CLEVELAND -- Two-time killer Marlon Ricks has been sentenced to life in prison without the possibility of parole for the March 2012 murder of Danielle Coleman, Cuyahoga County Prosecutor Timothy J. McGinty announced today.

Ricks, 43, entered a plea of no contest to the charges against him on Jan. 21. After hearing a summary of the facts from prosecutors, Common Pleas Court Judge Steven E. Gall found Ricks guilty on one count of aggravated murder, two counts of kidnapping, two counts of felonious assault, one count of tampering with evidence and one count of grand theft.

Today Gall sentenced Ricks to spend the rest of his life in prison. He will never be eligible for parole.

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On March 9, 2012, Danielle Coleman, 25, of Bedford, went to Ricks' home in Garfield Heights for a dinner date. She was never seen alive again.

On March 12, Ricks' sister, with whom he was living, returned home after being out of town for the weekend. She called police after discovering a body wrapped in trash bags and duct tape near the rear entrance to the house.

Inside those bags, investigators found Danielle Coleman's body. She had been stabbed 17 times in the head and neck. Her truck was later recovered in Cleveland.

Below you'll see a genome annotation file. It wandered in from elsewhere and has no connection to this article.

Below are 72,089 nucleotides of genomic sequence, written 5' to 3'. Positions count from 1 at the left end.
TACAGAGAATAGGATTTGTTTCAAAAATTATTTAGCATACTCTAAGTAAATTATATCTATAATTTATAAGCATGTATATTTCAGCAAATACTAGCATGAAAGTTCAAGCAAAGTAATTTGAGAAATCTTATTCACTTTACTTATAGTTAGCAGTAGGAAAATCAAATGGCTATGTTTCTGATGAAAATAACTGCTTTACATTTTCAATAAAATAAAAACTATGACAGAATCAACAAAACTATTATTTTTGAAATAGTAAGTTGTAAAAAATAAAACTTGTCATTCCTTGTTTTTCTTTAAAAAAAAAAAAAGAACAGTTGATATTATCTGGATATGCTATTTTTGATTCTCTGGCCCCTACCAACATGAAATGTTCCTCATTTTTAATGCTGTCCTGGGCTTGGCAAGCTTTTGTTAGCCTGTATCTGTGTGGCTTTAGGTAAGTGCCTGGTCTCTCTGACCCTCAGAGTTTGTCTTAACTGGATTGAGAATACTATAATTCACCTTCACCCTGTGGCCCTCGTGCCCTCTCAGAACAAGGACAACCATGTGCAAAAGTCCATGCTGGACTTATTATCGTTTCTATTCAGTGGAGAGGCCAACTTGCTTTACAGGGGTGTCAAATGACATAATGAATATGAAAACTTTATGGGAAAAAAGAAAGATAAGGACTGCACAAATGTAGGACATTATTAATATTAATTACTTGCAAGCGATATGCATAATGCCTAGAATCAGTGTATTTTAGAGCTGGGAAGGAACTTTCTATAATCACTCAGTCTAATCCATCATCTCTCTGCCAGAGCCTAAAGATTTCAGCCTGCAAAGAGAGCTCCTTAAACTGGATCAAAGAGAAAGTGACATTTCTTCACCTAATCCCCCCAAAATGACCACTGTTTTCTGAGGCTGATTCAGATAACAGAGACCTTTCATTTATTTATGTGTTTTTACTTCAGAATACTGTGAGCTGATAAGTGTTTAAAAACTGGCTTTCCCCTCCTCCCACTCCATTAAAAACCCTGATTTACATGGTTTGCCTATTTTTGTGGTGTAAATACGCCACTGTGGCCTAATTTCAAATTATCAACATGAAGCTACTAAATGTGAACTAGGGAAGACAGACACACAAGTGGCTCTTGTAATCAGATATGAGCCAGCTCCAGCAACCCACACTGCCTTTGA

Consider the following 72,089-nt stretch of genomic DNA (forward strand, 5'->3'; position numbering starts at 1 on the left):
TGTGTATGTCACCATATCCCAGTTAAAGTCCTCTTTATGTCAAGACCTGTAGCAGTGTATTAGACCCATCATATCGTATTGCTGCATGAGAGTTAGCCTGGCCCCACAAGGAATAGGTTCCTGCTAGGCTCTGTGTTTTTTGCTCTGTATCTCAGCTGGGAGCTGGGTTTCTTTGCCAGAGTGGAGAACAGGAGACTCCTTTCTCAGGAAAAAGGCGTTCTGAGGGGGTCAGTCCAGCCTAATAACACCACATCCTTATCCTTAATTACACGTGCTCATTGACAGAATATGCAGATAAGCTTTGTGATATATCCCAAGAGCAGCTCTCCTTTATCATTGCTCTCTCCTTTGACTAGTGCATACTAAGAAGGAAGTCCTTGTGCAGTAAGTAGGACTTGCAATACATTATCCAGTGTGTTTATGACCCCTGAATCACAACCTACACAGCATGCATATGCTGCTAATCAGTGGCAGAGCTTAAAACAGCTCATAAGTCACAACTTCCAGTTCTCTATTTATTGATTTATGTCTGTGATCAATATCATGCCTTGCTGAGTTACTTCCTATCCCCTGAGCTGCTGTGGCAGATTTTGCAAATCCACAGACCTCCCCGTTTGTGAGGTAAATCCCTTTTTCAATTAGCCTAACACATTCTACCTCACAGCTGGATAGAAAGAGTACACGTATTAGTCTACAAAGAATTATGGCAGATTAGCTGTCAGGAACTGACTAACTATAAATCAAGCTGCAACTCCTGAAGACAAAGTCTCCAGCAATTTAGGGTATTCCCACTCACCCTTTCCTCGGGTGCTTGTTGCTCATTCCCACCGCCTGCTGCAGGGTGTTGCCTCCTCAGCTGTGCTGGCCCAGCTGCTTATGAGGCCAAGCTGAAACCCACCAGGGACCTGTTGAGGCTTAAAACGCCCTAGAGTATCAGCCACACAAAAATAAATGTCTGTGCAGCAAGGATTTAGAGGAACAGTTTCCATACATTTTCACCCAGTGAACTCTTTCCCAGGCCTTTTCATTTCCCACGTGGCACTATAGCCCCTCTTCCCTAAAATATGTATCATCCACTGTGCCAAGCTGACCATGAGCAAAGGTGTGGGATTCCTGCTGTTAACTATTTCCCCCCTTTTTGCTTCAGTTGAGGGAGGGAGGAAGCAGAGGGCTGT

DNA from Ricks was found on the trash bags and duct tape used to wrap the body. It was also found on trash bags, duct tape, papers and a beer bottle recovered from the victim's truck. So were his fingerprints and hair.

Ricks was arrested in East Cleveland on Dec. 3, 2012, by the Northeast Ohio Violent Fugitive Task Force. The arrest took place about a mile and a half from where Coleman's truck had been found.

Ricks is a repeat murderer. In 1990, he entered a plea of guilty to murder, aggravated burglary, kidnapping and felonious assault charges for killing his father, Abdullah Caliph. He was released on parole in April 2011.

"Marlon Ricks is a cold-blooded killer who has proven that when he is angry, he will do anything -- even commit murder," said Assistant County Prosecutor Jesse Canonico, who prosecuted this case for the state of Ohio. "This sentence gives Danielle's family closure and a sense of justice, and it ensures that Marlon Ricks will never kill again."